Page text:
Op-Ed

How 2016 Republicanism is a far cry from Lincoln’s

The late Richard Current, sometime professor of history at UNC-Greensboro, wrote a fascinating book called “The Lincoln Nobody Knows.” The “nobody” of the title was gross exaggeration in Current’s case. As a major Lincoln biographer, he had certainly forgotten more about the Civil War president than most of us know, or knew.

I thought of that under-read classic when the Trump Republicans convened in Cleveland, for recent developments in Republicanism have reduced the Lincoln legacy to a shadow. And what has taken the place of history is vapid sentiment, much of it maudlin and fictitious. As is assuredly the case in the complex matter of race.

It is a fact that when Lincoln became the party’s second presidential nominee in 1860, he was a prosperous railroad lawyer and conservative Whig – which is to say that he was no friend of the new party’s radical abolitionists, who scorned him and worshipped the firebrand John Brown. It is fair to say that there was not so much as a single “radical” bone in Lincoln’s body, and his racial attitudes were likewise conservative. He despised slavery, for all the good reasons, and is remembered, fairly enough, as the Great Emancipator. But as Lincoln told a delegation who visited him in the White House, it was his personal belief that the white and black races would never live together in harmony and that the best policy would be the peaceful return of the latter to Africa.

Moreover, had it been left to Lincoln’s personal preferences, the Civil War, if fought at all, would have been a limited police action to subdue rebellious secessionists; for, as was memorably said by his friend and adversary Alexander Stephens, Unionism rose to the level of religious mysticism. That view was far more passionate than his views on race and slavery. The proof lies in his conciliatory offer, following his election, to support a constitutional amendment guaranteeing slavery where it had traditionally existed – as well as in his famous statement to Horace Greeley that if he could preserve the union by keeping the slaves in bondage he would do so.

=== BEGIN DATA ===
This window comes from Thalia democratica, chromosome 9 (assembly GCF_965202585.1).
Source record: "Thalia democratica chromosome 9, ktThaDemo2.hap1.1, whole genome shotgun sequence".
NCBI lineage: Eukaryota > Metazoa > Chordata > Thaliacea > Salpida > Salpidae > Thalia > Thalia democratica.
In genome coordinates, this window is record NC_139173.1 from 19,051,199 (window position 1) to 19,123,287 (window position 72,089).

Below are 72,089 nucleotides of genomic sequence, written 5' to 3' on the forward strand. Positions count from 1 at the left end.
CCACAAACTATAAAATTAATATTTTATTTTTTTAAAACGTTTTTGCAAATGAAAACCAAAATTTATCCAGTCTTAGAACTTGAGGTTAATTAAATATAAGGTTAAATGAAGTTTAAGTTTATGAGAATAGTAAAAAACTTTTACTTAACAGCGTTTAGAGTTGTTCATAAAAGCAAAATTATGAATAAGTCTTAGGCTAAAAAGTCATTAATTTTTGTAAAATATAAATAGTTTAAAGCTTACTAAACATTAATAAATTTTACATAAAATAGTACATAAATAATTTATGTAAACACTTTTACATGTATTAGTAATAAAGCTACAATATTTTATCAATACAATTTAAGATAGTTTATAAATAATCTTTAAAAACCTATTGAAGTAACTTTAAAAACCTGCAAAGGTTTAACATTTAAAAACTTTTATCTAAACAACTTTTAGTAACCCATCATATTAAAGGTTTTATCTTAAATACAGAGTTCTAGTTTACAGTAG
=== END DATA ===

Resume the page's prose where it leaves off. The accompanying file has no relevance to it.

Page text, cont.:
The Southern hotheads scorned his olive branches. They demanded the “right,” established in their eyes by the Dred Scott decision of 1857, to take their chattels everywhere and anywhere –even into Northern and Midwestern hotbeds of abolitionist sentiment, and to pursue runaway slaves in the same places with the assistance of federal and even local arms. So emancipation shortly became his only remaining defense against European intervention possibly ruinous to the Union.

So poorly is American history taught that most popular ideas about Lincoln are fuzzy and sentimental. “The Lincoln nobody knows” is a fact – and a national embarrassment.

I have no idea what the new-minted Trump Republicans recall, or think they recall, about the titular founder of their party – probably very little. I am virtually certain that Lincoln, unlike Trump and other “birthers” who question Barack Obama’s presidential eligibility, would have welcomed his election as a long stride forward in the effort to redeem decades of slavery and segregation. The GOP legacy was already gravely damaged by Richard Nixon’s 1968 “Southern strategy” before Trump seized it, and it has suffered all along from the party’s drift toward old-fashioned white supremacy, in all but name. In any case, 2016 Republicanism is a far cry from Lincoln’s.

The core of the problem, insofar as it consists of myth and misunderstanding, is exemplified by the fact – if it is a fact – that, notwithstanding countless excellent books, Carl Sandburg’s flaccid biography is the most widely read account. The critic Edmund Wilson tartly observed of that work that “there has undoubtedly been written about (Lincoln) more romantic and sentimental rubbish than about any other American figure ... and there are moments when one is tempted to feel that the cruelest thing that has happened to Lincoln since he was shot by Booth has been to fall into the hands of Carl Sandburg.”

A sad fate for a noble and fascinating subject.

Contributing columnist Edwin M. Yoder of Chapel Hill is a former editor and columnist in Washington.

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